School of Medicine

Applied Clinical Research II: Disability
Susan Stark, M01 OT 573D
This is the second of a three part course sequence. Students are trained in specific research methodologies, gain skills in the use of standardized measurement tools, conduct behavioral analysis, and enter data in an established database. The data is collected in clinical or community settings. Students are mentored in the research process. Students review the literature related to their research question, and articulate the methodology they will use in their research design. Students may choose from productive aging, pediatrics, work and industry, or participation concentrations. Semester: Fall, spring. Prerequisite: None. Additional Info: None.

Clinical Experience I, II, III, IV
Tammy Burlis, M02 PHYS THER 691, 692, 693, 694
This is an eight-week, full-time clinical experience supervised by clinical faculty that allows the student to practice evaluation and treatment skills acquired in the classroom and laboratory. Additional emphasis emphasizes development of professional behaviors. Semester: Fall, spring, summer.Prerequisite: None. Additional Info: None

Clinical Practicum
Various Instructors, Program
This opportunity allows PP DPT (post-professional doctor of physical therapy) students to pursue a topic of special clinical interest under the supervision and guidance of a faculty member. Students may register for 1-6 credits of clinical practicum in a semester. A maximum of 6 units of clinical practicum may be credited toward the DPT degree. Each unit of credit for clinical practicum should reflect approximately 45 hours of work performed by the student. Semester: Fall, spring, summer.Prerequisite: Contact Department of Physical Therapy. Additional Info: None.

Environmental Factors Facilitating Performance & Participation I
Jessica Dashner, M01 OT 5163
This course provides an in-depth understanding of the psychological, social, political, physical, and cultural elements of the environment that influence public health, participation, well-being and quality of life. Disability, as the consequence of environmental barriers, and the relationship between the person and environments as both change across the life span, are discussed. Disability prevention is highlighted. Assessment and intervention strategies that maximize participation in daily activities and prevent disabilities are examined in home, school, workplace, and other community settings.Semester: Spring. Prerequisite: None. Additional Info: None.

Health Promotion, Participation and Wellness for Persons with Chronic Disease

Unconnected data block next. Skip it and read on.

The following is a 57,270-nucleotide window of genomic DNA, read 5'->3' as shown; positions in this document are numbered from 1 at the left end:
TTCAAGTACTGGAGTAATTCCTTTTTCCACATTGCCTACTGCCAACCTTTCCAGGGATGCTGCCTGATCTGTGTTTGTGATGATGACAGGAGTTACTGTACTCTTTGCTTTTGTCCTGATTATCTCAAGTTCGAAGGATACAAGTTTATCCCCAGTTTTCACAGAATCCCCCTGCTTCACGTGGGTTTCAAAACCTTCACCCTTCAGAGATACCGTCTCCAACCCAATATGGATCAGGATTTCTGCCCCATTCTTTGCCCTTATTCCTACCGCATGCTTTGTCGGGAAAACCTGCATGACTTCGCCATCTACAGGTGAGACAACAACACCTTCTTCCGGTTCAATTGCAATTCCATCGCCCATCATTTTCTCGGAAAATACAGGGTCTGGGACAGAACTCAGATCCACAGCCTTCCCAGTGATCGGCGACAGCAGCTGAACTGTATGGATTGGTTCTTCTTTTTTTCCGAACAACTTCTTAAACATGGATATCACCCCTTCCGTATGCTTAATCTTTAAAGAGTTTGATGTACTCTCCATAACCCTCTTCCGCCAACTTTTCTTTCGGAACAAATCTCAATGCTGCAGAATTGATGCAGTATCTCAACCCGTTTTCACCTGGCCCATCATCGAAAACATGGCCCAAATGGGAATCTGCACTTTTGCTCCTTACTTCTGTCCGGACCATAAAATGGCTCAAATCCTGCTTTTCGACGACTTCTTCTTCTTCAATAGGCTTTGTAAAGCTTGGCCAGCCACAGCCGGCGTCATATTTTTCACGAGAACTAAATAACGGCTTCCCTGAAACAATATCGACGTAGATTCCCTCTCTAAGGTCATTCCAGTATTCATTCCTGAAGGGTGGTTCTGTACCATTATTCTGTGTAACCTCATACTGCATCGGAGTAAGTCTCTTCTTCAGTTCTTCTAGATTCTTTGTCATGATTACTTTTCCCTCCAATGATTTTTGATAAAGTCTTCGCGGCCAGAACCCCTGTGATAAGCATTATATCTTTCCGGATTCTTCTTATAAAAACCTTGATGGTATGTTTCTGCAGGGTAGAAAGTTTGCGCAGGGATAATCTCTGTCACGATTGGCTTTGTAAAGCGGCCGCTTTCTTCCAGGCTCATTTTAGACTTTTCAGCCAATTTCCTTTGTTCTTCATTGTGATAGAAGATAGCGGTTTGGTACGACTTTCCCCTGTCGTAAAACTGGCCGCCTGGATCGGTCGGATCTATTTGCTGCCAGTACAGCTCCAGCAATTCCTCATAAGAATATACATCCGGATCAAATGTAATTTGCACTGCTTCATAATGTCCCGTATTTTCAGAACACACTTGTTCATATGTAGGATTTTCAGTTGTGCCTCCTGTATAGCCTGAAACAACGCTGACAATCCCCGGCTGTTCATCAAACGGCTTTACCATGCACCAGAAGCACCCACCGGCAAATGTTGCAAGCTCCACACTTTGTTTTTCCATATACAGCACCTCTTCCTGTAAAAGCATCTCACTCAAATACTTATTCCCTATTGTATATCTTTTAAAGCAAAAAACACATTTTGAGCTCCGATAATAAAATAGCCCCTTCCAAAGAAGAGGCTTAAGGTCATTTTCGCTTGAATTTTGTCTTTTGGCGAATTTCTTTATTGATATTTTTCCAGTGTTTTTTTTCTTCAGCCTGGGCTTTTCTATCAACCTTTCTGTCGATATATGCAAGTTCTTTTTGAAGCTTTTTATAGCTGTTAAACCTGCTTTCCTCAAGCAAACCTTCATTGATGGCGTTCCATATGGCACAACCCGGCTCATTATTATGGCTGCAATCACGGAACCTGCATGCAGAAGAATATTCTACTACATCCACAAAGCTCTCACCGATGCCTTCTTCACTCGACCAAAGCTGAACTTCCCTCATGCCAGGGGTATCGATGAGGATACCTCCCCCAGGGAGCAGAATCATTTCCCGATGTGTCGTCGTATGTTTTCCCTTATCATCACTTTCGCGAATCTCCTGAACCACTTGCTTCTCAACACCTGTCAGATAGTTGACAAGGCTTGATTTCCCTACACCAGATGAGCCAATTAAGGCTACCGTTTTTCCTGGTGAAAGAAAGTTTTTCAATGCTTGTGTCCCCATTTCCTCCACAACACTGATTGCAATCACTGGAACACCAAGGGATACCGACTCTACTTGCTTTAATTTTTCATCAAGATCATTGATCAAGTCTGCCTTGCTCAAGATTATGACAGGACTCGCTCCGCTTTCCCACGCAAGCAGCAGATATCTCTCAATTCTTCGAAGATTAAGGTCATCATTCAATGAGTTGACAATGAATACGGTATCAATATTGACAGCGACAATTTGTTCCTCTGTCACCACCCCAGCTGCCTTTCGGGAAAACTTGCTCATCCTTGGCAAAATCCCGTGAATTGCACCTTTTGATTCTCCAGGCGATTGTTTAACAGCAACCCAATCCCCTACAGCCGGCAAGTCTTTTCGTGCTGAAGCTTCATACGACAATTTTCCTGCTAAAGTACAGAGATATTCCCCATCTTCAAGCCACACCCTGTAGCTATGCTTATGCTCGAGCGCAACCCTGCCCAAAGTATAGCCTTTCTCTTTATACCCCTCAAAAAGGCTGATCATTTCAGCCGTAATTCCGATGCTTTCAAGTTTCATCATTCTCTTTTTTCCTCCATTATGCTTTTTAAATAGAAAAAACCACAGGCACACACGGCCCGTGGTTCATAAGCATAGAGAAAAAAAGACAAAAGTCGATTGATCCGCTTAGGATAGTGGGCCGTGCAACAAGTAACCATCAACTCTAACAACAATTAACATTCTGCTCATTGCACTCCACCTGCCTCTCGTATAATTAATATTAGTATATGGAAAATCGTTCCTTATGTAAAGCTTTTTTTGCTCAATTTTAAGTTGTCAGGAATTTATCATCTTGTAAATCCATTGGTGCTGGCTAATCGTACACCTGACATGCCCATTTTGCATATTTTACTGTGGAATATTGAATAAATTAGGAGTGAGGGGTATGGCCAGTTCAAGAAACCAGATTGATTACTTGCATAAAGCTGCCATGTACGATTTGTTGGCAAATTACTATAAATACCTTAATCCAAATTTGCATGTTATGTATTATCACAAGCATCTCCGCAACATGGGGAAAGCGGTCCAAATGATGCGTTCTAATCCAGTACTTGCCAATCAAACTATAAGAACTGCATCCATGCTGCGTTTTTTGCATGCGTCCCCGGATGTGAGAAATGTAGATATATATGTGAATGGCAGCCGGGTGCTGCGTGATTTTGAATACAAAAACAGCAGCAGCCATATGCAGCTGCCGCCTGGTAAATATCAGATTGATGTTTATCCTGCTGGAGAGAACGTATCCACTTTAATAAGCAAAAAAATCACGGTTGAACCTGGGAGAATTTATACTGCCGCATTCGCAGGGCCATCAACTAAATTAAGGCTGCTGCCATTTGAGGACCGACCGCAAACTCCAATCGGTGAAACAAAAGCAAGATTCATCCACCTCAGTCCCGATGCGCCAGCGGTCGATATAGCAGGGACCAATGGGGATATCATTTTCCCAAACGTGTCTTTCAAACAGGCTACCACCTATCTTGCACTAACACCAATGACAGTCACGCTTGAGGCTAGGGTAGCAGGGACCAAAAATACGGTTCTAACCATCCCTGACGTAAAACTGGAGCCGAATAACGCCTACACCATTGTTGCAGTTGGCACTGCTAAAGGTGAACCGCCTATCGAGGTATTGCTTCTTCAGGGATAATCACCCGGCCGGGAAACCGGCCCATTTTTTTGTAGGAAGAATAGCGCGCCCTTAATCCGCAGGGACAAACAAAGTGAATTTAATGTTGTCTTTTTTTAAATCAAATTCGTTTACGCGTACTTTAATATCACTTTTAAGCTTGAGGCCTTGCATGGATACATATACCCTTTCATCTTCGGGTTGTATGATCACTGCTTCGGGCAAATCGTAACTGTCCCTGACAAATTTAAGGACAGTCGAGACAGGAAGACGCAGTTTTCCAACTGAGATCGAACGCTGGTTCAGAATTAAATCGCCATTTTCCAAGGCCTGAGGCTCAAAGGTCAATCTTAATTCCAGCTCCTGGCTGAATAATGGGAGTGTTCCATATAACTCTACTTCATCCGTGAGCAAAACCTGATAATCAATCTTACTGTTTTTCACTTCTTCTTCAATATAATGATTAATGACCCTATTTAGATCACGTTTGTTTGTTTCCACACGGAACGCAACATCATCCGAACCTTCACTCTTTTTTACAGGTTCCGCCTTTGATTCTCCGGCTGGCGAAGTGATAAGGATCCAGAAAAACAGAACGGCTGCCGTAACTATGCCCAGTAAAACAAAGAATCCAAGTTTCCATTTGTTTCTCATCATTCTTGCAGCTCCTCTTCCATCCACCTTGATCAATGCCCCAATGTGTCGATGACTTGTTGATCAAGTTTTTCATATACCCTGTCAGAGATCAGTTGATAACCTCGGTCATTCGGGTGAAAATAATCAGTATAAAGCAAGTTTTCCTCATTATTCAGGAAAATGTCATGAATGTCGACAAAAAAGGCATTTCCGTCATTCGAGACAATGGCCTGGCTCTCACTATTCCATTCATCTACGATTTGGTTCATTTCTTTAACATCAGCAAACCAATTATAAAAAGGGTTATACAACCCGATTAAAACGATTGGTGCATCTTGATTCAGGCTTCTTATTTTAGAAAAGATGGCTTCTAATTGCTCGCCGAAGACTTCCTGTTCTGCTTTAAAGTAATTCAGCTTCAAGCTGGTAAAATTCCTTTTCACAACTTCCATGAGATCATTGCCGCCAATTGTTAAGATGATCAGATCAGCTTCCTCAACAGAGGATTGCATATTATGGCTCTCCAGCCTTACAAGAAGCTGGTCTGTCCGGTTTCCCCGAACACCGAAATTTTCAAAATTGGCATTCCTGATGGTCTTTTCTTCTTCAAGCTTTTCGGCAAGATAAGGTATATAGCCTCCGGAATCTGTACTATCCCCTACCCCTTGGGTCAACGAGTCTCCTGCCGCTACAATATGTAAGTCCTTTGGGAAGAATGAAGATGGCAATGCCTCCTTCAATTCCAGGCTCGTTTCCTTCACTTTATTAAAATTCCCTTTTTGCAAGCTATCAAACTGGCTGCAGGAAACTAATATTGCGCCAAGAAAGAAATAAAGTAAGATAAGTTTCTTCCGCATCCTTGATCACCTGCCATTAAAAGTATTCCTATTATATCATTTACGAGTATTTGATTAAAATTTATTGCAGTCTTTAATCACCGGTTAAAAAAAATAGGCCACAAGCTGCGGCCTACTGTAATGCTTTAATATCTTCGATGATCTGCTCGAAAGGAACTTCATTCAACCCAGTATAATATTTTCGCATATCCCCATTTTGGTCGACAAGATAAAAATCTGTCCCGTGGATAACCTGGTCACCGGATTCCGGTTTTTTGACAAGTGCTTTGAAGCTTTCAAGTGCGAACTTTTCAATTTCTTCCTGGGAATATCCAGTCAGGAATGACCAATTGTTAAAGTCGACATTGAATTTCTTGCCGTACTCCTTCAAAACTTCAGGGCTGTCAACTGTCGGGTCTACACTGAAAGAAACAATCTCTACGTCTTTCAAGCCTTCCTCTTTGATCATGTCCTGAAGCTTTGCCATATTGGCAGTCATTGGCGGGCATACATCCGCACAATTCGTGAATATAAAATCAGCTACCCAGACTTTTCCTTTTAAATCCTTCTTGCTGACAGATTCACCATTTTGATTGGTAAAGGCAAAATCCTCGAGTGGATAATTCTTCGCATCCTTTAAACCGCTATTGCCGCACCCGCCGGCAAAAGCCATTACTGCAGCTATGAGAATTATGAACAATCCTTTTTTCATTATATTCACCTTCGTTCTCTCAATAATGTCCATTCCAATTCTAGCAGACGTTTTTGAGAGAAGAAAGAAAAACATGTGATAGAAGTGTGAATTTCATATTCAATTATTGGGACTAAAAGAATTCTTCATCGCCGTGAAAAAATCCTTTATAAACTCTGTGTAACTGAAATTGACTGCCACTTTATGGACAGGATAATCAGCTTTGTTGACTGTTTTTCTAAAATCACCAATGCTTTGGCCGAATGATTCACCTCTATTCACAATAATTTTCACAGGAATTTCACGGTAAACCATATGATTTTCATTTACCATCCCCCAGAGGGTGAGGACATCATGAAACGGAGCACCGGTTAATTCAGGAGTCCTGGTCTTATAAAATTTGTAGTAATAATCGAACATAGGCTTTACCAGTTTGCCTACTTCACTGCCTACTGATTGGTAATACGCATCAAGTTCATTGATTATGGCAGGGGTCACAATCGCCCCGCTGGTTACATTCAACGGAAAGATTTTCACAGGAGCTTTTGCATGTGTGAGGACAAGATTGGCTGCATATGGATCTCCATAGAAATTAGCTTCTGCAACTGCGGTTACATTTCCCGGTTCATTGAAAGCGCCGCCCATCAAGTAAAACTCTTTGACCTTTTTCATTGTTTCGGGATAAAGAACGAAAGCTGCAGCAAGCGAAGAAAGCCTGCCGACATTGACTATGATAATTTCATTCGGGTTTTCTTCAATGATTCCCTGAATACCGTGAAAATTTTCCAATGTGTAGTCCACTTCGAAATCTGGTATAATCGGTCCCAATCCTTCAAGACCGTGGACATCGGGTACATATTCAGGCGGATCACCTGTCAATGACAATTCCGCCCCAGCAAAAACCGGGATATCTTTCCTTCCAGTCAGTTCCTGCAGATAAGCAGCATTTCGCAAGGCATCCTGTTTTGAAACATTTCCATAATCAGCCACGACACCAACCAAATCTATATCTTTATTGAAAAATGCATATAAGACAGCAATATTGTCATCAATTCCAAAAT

Christine Berg & Jessica Dashner, M01 OT 5380
The impact of chronic disease on daily participation affects health-related quality of life and well-being. Students study health promotion and preventive individual and group models of service delivery for community-dwelling people. Using Healthy People 2020 topic areas, students explore theory-driven, evidence-based health education solutions for consumers with chronic conditions to strengthen their community participation. Students discover therapeutic interventions, empowering people to manage their conditions and connect with community resources for health promotion, prevention and wellness.Semester: Spring. Prerequisite: None. Additional Info: None.

Pediatricians in Community
Sarah Garwood, Residency
Pediatricians in Community is a 2 week required rotation for pediatric residents at St Louis Children’s Hospital designed to expose the resident to the needs of the most vulnerable children. Semester: Fall, spring, summer. Prerequisite: None. Additional Info: None.

Professional Issues and Skill Development IV
Tammy Burlis, M02 PHYS THER 655
The focus of this course is on professional skills students need to function in entry-level practice in a variety of settings. Students study licensure, and participate in lobbying and a mock House of Delegates. Skills in serving as an expert witness, a leader, a peer instructor and in clinical instruction are developed. Students are expected to participate in a service project and activities of the American Physical Therapy Association. Cultural and race issues are actively explored. Semester: Spring- annually. Prerequisite: Contact Department of Physical Therapy. Additional Info: None.

Promoting Population Health through Community Partnerships
Christine Berg & Peggy Neufeld, M01 OT 5285
This course examines community health and education practices for communities, and populations. Practice models are explored for health promotion, facilitating occupational performance and wellness, and population health across the lifespan and in different settings. An occupation-based approach is used. Students are prepared with community practice skills, including needs assessment, negotiating community partnerships, program planning and evaluation. Semester: Spring. Prerequisite: None.Additional Info: None.

Students Teaching AIDS To Students (STATS)
Ericka Hayes, M04 W1 587D
STATS is a selective course for first year medical students focusing on the history and impact of HIV infection and disease in the U.S. and abroad, including the impact on youth in the U.S. STATS is also a student organization for medical students in all years to teach a two-day HIV/AIDS awareness curriculum to students in the Parkway School District and at Wellness Day hosted by Washington University St. Louis. Semester: Fall (lectures and teaching sessions), spring (teaching sessions).Prerequisite: None. Additional Info: None.